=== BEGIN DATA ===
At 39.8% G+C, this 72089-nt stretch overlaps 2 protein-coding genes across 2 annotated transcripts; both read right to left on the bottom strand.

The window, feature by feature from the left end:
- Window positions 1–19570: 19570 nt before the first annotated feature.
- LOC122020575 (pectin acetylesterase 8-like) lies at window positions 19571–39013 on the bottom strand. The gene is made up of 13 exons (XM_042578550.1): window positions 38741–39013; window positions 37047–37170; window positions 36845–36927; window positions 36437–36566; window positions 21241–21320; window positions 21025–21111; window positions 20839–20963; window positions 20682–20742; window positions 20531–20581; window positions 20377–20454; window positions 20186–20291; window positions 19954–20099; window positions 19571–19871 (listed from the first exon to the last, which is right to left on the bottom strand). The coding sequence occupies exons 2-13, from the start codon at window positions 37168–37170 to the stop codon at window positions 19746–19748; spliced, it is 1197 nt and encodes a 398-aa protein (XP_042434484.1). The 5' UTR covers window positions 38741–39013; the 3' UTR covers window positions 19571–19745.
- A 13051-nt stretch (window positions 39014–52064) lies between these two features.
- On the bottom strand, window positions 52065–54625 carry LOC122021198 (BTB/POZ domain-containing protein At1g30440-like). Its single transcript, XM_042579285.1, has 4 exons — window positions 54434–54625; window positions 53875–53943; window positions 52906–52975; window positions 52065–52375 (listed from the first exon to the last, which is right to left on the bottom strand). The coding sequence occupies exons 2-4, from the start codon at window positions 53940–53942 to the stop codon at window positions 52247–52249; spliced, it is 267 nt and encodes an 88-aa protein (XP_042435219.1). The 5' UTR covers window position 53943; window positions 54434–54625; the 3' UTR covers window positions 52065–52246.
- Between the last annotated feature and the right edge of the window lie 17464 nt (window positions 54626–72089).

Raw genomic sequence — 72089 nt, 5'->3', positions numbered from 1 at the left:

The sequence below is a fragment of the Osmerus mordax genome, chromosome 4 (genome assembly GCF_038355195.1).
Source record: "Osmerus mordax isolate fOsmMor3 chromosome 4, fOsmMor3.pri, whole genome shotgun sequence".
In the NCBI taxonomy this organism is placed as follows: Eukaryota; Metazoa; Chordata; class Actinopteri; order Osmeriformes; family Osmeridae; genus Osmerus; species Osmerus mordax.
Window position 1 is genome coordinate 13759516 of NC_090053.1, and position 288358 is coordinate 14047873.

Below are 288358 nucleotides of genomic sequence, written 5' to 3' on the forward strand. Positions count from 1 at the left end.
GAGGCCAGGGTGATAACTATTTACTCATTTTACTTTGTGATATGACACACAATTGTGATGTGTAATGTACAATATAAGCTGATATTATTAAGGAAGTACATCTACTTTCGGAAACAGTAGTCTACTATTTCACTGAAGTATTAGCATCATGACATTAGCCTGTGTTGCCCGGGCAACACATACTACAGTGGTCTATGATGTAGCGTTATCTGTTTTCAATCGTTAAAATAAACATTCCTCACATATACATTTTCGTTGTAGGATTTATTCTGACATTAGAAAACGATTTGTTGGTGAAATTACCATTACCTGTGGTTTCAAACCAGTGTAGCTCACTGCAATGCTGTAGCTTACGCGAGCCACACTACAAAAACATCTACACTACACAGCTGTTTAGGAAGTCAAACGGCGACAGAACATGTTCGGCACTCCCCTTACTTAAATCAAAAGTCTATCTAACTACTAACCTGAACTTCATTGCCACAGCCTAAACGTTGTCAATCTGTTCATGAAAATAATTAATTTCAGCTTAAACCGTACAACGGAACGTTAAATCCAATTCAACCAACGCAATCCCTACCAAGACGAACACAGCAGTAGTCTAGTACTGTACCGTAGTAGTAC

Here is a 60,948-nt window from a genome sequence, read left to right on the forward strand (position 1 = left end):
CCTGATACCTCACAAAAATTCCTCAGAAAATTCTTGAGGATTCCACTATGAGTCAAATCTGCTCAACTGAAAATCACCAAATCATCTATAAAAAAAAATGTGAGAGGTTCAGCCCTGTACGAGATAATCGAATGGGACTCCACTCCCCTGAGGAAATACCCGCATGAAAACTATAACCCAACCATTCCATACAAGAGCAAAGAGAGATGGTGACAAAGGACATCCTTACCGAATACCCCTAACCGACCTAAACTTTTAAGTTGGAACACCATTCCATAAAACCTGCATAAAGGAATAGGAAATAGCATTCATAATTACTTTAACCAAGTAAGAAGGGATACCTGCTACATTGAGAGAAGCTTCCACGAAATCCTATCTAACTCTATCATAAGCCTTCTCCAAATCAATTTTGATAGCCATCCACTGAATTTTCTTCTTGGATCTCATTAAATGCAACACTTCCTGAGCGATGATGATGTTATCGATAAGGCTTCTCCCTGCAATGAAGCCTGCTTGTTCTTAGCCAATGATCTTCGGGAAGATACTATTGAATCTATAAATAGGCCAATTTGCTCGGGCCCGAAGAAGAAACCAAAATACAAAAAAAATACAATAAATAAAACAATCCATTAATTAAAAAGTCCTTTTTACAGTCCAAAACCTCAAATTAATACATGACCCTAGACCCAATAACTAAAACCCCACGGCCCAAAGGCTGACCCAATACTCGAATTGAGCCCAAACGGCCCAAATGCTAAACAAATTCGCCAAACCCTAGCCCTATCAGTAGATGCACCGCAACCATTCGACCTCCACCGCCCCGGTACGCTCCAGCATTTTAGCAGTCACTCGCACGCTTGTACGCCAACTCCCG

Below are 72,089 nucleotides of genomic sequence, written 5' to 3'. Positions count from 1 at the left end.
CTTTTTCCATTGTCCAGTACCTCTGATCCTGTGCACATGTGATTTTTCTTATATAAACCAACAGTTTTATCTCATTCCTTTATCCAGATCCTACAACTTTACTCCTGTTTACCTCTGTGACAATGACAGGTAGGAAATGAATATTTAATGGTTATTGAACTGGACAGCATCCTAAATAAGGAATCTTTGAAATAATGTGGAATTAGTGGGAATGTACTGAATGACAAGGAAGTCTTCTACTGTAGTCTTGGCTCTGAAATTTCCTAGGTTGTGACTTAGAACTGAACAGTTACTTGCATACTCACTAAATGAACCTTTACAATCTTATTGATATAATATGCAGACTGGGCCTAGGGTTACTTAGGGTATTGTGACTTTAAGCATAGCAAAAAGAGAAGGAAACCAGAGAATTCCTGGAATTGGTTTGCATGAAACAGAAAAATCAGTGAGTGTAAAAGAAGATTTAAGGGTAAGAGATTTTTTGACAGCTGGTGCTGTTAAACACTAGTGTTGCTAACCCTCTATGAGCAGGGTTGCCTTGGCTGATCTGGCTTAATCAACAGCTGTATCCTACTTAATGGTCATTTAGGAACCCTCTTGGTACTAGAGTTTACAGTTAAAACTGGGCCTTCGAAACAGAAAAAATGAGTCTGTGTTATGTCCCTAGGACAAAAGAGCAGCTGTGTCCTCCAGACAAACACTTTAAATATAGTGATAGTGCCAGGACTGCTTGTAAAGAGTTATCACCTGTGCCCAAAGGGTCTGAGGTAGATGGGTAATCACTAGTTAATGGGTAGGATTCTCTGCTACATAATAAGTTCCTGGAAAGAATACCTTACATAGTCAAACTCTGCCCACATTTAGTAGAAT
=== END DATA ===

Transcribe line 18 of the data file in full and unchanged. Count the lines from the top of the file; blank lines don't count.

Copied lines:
CTTTTTCCATTGTCCAGTACCTCTGATCCTGTGCACATGTGATTTTTCTTATATAAACCAACAGTTTTATCTCATTCCTTTATCCAGATCCTACAACTTTACTCCTGTTTACCTCTGTGACAATGACAGGTAGGAAATGAATATTTAATGGTTATTGAACTGGACAGCATCCTAAATAAGGAATCTTTGAAATAATGTGGAATTAGTGGGAATGTACTGAATGACAAGGAAGTCTTCTACTGTAGTCTTGGCTCTGAAATTTCCTAGGTTGTGACTTAGAACTGAACAGTTACTTGCATACTCACTAAATGAACCTTTACAATCTTATTGATATAATATGCAGACTGGGCCTAGGGTTACTTAGGGTATTGTGACTTTAAGCATAGCAAAAAGAGAAGGAAACCAGAGAATTCCTGGAATTGGTTTGCATGAAACAGAAAAATCAGTGAGTGTAAAAGAAGATTTAAGGGTAAGAGATTTTTTGACAGCTGGTGCTGTTAAACACTAGTGTTGCTAACCCTCTATGAGCAGGGTTGCCTTGGCTGATCTGGCTTAATCAACAGCTGTATCCTACTTAATGGTCATTTAGGAACCCTCTTGGTACTAGAGTTTACAGTTAAAACTGGGCCTTCGAAACAGAAAAAATGAGTCTGTGTTATGTCCCTAGGACAAAAGAGCAGCTGTGTCCTCCAGACAAACACTTTAAATATAGTGATAGTGCCAGGACTGCTTGTAAAGAGTTATCACCTGTGCCCAAAGGGTCTGAGGTAGATGGGTAATCACTAGTTAATGGGTAGGATTCTCTGCTACATAATAAGTTCCTGGAAAGAATACCTTACATAGTCAAACTCTGCCCACATTTAGTAGAAT